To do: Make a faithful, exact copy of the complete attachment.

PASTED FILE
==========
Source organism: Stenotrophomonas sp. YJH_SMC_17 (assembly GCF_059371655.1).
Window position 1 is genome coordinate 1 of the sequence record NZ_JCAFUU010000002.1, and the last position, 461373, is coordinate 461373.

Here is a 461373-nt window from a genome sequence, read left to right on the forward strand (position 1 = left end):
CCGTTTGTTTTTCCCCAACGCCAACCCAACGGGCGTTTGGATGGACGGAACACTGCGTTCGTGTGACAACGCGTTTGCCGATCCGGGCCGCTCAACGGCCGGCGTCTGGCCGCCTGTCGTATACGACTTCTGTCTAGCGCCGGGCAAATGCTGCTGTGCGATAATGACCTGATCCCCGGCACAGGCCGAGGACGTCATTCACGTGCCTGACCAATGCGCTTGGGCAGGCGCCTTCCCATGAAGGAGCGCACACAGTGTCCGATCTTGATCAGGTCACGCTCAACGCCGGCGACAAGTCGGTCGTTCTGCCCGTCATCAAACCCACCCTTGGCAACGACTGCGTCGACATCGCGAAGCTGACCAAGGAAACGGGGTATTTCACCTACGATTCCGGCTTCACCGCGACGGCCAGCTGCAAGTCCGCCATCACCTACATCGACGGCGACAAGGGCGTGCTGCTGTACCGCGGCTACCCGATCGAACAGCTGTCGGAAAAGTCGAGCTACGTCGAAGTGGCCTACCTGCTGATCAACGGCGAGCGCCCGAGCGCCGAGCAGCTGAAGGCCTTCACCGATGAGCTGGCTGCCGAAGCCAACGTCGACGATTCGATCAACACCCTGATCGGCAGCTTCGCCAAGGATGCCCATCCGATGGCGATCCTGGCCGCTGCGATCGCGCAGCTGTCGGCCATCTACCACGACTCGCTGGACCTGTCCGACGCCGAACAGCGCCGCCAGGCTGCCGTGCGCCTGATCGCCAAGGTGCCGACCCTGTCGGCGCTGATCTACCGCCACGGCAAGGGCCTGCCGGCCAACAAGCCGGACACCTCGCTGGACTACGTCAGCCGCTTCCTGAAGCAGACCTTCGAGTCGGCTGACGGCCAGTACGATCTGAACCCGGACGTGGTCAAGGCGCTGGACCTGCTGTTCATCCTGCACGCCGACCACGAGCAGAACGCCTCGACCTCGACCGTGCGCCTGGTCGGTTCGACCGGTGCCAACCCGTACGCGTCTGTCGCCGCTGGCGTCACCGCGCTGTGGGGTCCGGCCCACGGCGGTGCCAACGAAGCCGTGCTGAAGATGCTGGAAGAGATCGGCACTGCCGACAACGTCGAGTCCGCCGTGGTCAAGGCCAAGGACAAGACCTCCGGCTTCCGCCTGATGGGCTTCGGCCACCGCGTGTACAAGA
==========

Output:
Source organism: Stenotrophomonas sp. YJH_SMC_17 (assembly GCF_059371655.1).
Window position 1 is genome coordinate 1 of the sequence record NZ_JCAFUU010000002.1, and the last position, 461373, is coordinate 461373.

Here is a 461373-nt window from a genome sequence, read left to right on the forward strand (position 1 = left end):
CCGTTTGTTTTTCCCCAACGCCAACCCAACGGGCGTTTGGATGGACGGAACACTGCGTTCGTGTGACAACGCGTTTGCCGATCCGGGCCGCTCAACGGCCGGCGTCTGGCCGCCTGTCGTATACGACTTCTGTCTAGCGCCGGGCAAATGCTGCTGTGCGATAATGACCTGATCCCCGGCACAGGCCGAGGACGTCATTCACGTGCCTGACCAATGCGCTTGGGCAGGCGCCTTCCCATGAAGGAGCGCACACAGTGTCCGATCTTGATCAGGTCACGCTCAACGCCGGCGACAAGTCGGTCGTTCTGCCCGTCATCAAACCCACCCTTGGCAACGACTGCGTCGACATCGCGAAGCTGACCAAGGAAACGGGGTATTTCACCTACGATTCCGGCTTCACCGCGACGGCCAGCTGCAAGTCCGCCATCACCTACATCGACGGCGACAAGGGCGTGCTGCTGTACCGCGGCTACCCGATCGAACAGCTGTCGGAAAAGTCGAGCTACGTCGAAGTGGCCTACCTGCTGATCAACGGCGAGCGCCCGAGCGCCGAGCAGCTGAAGGCCTTCACCGATGAGCTGGCTGCCGAAGCCAACGTCGACGATTCGATCAACACCCTGATCGGCAGCTTCGCCAAGGATGCCCATCCGATGGCGATCCTGGCCGCTGCGATCGCGCAGCTGTCGGCCATCTACCACGACTCGCTGGACCTGTCCGACGCCGAACAGCGCCGCCAGGCTGCCGTGCGCCTGATCGCCAAGGTGCCGACCCTGTCGGCGCTGATCTACCGCCACGGCAAGGGCCTGCCGGCCAACAAGCCGGACACCTCGCTGGACTACGTCAGCCGCTTCCTGAAGCAGACCTTCGAGTCGGCTGACGGCCAGTACGATCTGAACCCGGACGTGGTCAAGGCGCTGGACCTGCTGTTCATCCTGCACGCCGACCACGAGCAGAACGCCTCGACCTCGACCGTGCGCCTGGTCGGTTCGACCGGTGCCAACCCGTACGCGTCTGTCGCCGCTGGCGTCACCGCGCTGTGGGGTCCGGCCCACGGCGGTGCCAACGAAGCCGTGCTGAAGATGCTGGAAGAGATCGGCACTGCCGACAACGTCGAGTCCGCCGTGGTCAAGGCCAAGGACAAGACCTCCGGCTTCCGCCTGATGGGCTTCGGCCACCGCGTGTACAAGA